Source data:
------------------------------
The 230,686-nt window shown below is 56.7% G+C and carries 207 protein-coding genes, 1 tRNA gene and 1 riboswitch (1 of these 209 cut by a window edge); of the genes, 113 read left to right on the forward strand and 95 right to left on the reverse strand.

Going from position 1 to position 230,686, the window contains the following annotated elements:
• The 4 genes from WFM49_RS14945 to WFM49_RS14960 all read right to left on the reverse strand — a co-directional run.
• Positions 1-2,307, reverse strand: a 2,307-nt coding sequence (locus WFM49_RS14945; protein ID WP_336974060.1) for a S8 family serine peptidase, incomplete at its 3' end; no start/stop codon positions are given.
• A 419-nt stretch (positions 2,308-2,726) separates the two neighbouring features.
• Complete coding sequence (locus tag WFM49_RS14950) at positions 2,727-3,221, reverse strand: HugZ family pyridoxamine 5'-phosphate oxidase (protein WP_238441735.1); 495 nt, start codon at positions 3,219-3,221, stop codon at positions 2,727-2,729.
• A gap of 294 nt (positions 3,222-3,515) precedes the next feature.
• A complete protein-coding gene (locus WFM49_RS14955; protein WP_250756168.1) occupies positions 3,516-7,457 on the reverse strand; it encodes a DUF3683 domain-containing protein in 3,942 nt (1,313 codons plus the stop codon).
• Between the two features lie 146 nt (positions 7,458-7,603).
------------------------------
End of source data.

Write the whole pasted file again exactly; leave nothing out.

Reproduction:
The 230,686-nt window shown below is 56.7% G+C and carries 207 protein-coding genes, 1 tRNA gene and 1 riboswitch (1 of these 209 cut by a window edge); of the genes, 113 read left to right on the forward strand and 95 right to left on the reverse strand.

Going from position 1 to position 230,686, the window contains the following annotated elements:
• The 4 genes from WFM49_RS14945 to WFM49_RS14960 all read right to left on the reverse strand — a co-directional run.
• Positions 1-2,307, reverse strand: a 2,307-nt coding sequence (locus WFM49_RS14945; protein ID WP_336974060.1) for a S8 family serine peptidase, incomplete at its 3' end; no start/stop codon positions are given.
• A 419-nt stretch (positions 2,308-2,726) separates the two neighbouring features.
• Complete coding sequence (locus tag WFM49_RS14950) at positions 2,727-3,221, reverse strand: HugZ family pyridoxamine 5'-phosphate oxidase (protein WP_238441735.1); 495 nt, start codon at positions 3,219-3,221, stop codon at positions 2,727-2,729.
• A gap of 294 nt (positions 3,222-3,515) precedes the next feature.
• A complete protein-coding gene (locus WFM49_RS14955; protein WP_250756168.1) occupies positions 3,516-7,457 on the reverse strand; it encodes a DUF3683 domain-containing protein in 3,942 nt (1,313 codons plus the stop codon).
• Between the two features lie 146 nt (positions 7,458-7,603).